To promote the provision of disaster relief and the development (or redevelopment) of economically distressed areas, Congress will at times enact targeted bond programs that authorize the issuance of specialized tax-exempt bonds. Tax-exempt targeted bond programs frequently contain both a cap on the amount of tax-exempt bonds that can be issued under the program and an expiration date. For example, in response to Hurricane Katrina, Congress permitted the issuance of tax-exempt Gulf Opportunity Zone Bonds, which were subject to an aggregate volume cap of about $14.8 billion and which had to be issued before January 1, 2012.
Where a tax-exempt targeted bond program features volume cap limitations or issuance deadlines (or both) and is silent about whether bonds issued under the program can be currently refunded on a tax-exempt basis, uncertainty might exist as to whether program bonds can be currently refunded by tax-exempt bonds issued after the expiration of the program and, if such refunding bonds can be issued, whether they require additional volume cap. The IRS has previously rendered guidance on specific targeted bond programs to address these questions. To achieve efficiency and uniformity in this guidance for existing and future tax-exempt targeted bond programs that are silent regarding refunding matters, the IRS yesterday released Notice 2019-39. This Notice sets forth helpful guidance on the tax-exempt current refunding of bonds issued under a targeted bond program, but it also creates unwarranted confusion regarding the tax-exempt current refunding of Build America Bonds. For more on both of these aspects of the Notice, read on.
Notice 2019-39 allows certain tax-exempt current refunding bonds to be issued to refinance bonds issued under a targeted bond program without regard to whether the program has expired and without the need for additional volume cap. The Notice, in effect, allows the initial legislative gift of a tax-exempt targeted bond program to live past the program’s expiration date.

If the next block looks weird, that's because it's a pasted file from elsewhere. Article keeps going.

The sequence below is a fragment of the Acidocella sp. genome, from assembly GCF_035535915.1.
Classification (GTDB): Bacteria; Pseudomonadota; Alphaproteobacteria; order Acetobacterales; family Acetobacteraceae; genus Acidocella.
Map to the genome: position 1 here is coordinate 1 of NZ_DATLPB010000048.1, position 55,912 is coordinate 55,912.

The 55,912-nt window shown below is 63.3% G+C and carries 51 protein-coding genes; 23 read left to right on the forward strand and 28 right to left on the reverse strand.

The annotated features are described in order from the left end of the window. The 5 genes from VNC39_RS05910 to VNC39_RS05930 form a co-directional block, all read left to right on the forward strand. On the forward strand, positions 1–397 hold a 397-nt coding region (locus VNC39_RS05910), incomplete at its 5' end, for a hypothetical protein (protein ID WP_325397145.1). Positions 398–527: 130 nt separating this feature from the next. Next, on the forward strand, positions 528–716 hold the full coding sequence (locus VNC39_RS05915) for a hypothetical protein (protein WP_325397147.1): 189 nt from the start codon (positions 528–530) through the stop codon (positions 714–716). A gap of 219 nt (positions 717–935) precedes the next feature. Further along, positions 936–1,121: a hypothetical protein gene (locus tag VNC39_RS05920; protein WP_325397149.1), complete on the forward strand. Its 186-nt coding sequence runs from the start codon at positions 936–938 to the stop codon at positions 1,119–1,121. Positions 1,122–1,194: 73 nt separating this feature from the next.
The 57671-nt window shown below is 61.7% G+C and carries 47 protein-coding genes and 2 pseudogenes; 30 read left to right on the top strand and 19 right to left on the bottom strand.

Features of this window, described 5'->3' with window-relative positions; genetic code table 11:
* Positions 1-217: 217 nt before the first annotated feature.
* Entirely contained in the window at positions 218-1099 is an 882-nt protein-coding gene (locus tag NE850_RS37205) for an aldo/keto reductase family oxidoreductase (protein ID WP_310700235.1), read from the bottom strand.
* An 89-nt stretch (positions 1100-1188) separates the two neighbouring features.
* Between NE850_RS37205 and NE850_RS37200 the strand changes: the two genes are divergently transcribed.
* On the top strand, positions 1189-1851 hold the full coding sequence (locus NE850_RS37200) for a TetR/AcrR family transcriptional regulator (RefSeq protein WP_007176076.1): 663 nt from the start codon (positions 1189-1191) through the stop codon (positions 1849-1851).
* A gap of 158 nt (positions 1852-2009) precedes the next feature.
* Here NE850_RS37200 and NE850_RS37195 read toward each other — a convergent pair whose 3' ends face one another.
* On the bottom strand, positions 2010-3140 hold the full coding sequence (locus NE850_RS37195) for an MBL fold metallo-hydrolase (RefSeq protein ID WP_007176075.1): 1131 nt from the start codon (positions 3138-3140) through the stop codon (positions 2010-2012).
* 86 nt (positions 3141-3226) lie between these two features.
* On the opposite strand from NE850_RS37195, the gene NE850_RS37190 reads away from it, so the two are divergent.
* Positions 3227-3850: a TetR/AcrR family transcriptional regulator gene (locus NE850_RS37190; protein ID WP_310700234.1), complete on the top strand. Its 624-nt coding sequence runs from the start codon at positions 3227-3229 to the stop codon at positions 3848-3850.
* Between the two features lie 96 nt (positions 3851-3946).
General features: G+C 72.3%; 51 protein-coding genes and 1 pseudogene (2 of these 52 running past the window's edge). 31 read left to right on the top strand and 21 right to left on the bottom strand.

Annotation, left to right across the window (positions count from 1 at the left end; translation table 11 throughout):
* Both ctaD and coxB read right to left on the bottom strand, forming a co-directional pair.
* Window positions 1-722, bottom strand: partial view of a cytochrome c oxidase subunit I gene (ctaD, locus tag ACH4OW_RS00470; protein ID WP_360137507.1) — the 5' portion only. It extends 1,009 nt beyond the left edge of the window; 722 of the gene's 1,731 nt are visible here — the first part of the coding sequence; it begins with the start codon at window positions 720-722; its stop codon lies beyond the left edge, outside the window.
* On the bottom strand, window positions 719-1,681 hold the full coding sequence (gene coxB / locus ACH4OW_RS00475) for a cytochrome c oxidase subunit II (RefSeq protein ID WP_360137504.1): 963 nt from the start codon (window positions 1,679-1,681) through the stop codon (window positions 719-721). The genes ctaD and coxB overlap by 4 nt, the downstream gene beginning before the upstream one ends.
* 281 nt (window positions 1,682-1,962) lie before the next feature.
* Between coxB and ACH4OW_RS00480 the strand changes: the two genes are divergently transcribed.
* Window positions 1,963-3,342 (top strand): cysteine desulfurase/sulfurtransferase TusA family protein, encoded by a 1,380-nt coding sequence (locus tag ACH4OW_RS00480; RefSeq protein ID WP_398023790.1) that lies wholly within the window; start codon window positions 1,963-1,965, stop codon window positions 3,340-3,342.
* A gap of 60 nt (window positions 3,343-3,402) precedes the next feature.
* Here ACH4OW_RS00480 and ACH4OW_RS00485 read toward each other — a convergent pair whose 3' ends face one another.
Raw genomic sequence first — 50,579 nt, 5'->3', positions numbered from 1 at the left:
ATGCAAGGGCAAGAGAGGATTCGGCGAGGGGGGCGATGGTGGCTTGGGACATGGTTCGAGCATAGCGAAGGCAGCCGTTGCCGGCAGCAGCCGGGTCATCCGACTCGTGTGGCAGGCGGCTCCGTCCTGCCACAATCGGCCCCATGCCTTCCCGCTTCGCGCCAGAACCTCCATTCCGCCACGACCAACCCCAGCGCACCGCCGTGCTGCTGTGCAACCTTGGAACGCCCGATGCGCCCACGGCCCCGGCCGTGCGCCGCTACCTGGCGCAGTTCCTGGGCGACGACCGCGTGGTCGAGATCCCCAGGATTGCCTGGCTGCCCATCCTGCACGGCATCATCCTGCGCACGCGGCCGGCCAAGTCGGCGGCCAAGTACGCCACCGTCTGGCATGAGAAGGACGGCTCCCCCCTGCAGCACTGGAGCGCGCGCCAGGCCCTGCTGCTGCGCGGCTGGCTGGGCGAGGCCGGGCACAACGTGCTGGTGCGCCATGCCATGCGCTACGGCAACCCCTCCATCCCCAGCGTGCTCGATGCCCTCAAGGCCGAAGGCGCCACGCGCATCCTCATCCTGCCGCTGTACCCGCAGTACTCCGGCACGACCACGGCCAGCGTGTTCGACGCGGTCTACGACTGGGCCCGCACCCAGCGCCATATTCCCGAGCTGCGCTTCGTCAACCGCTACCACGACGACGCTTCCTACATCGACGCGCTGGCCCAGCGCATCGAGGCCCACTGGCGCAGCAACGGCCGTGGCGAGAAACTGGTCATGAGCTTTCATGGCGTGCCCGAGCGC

This administrative gift does have some strings attached. Volume cap and issuance deadlines are waived for bonds that currently refund tax-exempt targeted program bonds only where: (1) the targeted program bonds were issued with the required volume cap allocation and before any applicable issuance deadline; (2) the current refunding issue satisfies all applicable requirements to be issued on a tax-exempt basis (aside from volume cap and any original issuance deadline); and (3) the issue price of the current refunding issue does not exceed the outstanding stated principal amount of the refunded targeted program bonds. This helpful, clear guidance applies to current refunding issues that are issued on or after May 22, 2019, and it can be applied at the election of the issuer to current refunding issues that were issued before that date.
To the bafflement of many (or at least to the authors of this post), Notice 2019-39 includes Build America Bonds within the scope of tax-exempt targeted bond programs. The issuance of BABs was not subject to any volume cap, but there was a deadline – no BABs could be issued after December 31, 2010. BABs are not, however, tax-exempt bonds. BABs could be issued either to afford a tax credit to the bondholders (no such BABs were issued) or a direct-payment subsidy to the issuer (many such BABs were issued). The IRS lacks the ability to authorize the issuance of BABs after December 31, 2010, so the inclusion of BABs within the scope of Notice 2019-36 cannot mean that bonds that currently refund BABs are themselves BABs. Moreover, the December 31, 2010 issuance deadline applies to BABs, not to any tax-exempt bond, including tax-exempt bonds that currently refund BABs. Thus, in this instance there is no ambiguity regarding the potential application of an issuance deadline that Notice 2019-39 must resolve.
It’s unclear why Notice 2019-39 extends to bonds that currently refund BABs. Because BABs must satisfy the requirements for issuance as tax-exempt bonds, it is self-evident that BABs can be currently refunded by an issue of tax-exempt bonds. Perhaps the IRS was trying to make even clearer a point that is manifestly clear, but it has succeeded instead in creating uncertainty. It is absurd to conclude that tax-exempt bonds can be issued to currently refund BABs only if the issue price of the current refunding bonds does not exceed the outstanding par amount of the BABs (which would mean that interest through the call date of the BABs and issuance costs would need to be financed from sources of funds other than tax-exempt bonds). Notice 2019-39, however, could potentially be interpreted in this manner. A clarification from the IRS on this point is in order.
 If, however, the tax-exempt targeted program bonds were issued with more than a de minimis amount of original issue discount or premium, the present (no pun intended) value of the refunded targeted program bonds will be used instead of their outstanding stated principal amount.
 This would also contradict the IRS’s position in Notice 2009-26 that direct-payment BABs cannot be issued to refund other obligations.